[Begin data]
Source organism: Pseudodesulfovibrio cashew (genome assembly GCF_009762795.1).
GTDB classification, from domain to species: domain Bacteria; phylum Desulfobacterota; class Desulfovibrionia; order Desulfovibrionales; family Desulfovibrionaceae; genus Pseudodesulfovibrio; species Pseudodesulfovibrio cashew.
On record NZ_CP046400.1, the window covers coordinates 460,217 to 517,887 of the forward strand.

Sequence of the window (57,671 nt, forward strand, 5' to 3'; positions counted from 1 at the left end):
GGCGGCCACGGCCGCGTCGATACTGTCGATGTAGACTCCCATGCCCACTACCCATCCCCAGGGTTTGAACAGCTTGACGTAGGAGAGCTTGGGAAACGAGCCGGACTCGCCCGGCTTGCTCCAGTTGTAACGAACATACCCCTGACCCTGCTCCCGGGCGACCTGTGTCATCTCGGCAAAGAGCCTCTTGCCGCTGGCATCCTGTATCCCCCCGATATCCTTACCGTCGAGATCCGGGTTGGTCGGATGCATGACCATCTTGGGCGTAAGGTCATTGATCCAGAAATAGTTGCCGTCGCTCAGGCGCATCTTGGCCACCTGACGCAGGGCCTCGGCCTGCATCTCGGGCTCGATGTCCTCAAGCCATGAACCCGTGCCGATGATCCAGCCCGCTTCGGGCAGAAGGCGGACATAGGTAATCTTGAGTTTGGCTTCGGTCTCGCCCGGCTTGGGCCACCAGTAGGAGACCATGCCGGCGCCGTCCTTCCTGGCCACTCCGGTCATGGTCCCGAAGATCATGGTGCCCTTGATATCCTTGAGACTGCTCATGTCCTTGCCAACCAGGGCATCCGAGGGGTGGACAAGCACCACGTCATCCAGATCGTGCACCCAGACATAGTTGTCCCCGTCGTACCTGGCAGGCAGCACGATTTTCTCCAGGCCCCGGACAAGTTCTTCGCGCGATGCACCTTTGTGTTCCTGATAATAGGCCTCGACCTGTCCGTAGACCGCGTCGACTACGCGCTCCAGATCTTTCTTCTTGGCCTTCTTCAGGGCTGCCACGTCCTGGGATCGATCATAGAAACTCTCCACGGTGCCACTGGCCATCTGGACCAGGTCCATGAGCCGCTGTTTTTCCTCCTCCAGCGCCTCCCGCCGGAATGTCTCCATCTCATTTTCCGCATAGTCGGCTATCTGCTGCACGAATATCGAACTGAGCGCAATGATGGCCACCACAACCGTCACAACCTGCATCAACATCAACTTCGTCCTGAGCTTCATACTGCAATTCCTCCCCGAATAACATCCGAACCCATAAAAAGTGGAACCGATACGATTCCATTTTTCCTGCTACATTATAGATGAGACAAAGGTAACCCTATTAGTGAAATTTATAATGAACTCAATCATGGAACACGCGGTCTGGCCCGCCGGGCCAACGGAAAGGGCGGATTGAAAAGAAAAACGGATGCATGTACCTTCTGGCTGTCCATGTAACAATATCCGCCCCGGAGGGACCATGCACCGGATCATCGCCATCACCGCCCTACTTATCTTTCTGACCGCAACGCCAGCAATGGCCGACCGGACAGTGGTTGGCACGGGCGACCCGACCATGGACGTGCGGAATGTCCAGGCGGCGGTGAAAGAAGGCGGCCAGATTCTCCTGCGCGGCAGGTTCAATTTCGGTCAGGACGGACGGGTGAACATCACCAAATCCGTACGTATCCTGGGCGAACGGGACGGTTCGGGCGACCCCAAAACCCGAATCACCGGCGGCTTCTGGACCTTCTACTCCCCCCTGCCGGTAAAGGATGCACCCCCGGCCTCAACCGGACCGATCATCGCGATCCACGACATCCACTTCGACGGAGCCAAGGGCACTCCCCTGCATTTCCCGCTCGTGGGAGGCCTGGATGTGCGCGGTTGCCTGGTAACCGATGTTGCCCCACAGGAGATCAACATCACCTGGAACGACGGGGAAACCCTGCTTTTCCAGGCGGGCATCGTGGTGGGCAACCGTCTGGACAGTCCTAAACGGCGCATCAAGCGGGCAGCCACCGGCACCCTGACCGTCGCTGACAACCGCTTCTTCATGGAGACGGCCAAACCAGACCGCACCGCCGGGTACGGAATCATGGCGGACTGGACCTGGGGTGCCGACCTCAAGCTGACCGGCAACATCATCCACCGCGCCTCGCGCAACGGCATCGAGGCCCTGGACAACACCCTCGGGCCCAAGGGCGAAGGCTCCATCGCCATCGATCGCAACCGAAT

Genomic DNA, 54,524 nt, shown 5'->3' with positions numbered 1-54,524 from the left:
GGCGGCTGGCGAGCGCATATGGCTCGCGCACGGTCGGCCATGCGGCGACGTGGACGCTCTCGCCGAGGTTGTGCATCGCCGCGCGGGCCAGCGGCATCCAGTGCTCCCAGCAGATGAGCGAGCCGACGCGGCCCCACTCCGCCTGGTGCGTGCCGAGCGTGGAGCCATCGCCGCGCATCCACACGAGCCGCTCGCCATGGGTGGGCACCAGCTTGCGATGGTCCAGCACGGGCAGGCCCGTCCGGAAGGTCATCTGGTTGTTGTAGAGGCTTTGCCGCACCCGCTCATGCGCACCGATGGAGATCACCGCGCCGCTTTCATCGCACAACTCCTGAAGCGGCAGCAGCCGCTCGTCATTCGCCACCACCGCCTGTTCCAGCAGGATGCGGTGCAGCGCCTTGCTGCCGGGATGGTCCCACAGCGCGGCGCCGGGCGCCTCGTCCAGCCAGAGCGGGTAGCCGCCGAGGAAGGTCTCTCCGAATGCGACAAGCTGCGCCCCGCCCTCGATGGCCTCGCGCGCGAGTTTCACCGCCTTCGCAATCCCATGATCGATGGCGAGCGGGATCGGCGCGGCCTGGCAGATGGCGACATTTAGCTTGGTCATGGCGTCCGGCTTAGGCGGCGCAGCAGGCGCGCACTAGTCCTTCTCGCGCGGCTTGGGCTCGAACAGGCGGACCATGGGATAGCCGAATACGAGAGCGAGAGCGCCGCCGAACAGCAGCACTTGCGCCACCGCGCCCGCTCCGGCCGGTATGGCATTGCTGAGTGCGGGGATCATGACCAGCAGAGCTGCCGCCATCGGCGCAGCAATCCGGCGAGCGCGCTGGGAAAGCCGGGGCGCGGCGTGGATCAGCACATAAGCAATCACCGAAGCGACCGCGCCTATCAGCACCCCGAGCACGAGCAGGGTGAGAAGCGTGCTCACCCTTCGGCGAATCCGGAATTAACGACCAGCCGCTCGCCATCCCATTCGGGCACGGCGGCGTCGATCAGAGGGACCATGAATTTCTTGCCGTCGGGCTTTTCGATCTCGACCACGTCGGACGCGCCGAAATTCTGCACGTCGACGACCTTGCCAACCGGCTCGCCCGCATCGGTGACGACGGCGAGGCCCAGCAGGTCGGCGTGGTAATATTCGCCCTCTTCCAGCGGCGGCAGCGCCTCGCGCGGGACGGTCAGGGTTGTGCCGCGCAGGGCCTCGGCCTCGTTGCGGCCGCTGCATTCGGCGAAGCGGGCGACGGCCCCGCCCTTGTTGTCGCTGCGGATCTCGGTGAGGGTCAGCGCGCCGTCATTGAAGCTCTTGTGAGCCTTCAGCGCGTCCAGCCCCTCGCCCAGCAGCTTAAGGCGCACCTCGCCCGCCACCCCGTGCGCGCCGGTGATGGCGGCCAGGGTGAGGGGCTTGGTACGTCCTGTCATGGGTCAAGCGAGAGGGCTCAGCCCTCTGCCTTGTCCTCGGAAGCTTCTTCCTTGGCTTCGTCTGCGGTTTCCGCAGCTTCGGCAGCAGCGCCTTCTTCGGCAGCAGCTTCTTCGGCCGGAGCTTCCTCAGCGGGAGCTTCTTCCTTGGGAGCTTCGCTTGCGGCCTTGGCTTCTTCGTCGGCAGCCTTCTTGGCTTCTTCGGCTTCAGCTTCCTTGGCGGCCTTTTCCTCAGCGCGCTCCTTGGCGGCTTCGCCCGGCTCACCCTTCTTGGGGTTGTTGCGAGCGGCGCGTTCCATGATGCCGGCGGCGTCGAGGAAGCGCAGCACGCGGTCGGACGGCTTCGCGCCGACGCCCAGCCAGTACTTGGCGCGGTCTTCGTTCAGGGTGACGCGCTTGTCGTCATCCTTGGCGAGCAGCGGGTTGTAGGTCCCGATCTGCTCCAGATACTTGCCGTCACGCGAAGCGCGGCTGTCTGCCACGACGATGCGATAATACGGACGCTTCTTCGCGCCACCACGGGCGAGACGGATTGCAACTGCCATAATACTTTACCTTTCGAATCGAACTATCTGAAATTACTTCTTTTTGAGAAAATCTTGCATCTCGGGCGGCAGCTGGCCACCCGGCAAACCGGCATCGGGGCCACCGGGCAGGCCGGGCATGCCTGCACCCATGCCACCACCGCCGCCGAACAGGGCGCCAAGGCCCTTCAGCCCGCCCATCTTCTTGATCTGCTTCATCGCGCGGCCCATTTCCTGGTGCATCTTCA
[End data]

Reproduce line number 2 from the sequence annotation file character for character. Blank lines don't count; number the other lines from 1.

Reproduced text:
GTDB classification, from domain to species: domain Bacteria; phylum Desulfobacterota; class Desulfovibrionia; order Desulfovibrionales; family Desulfovibrionaceae; genus Pseudodesulfovibrio; species Pseudodesulfovibrio cashew.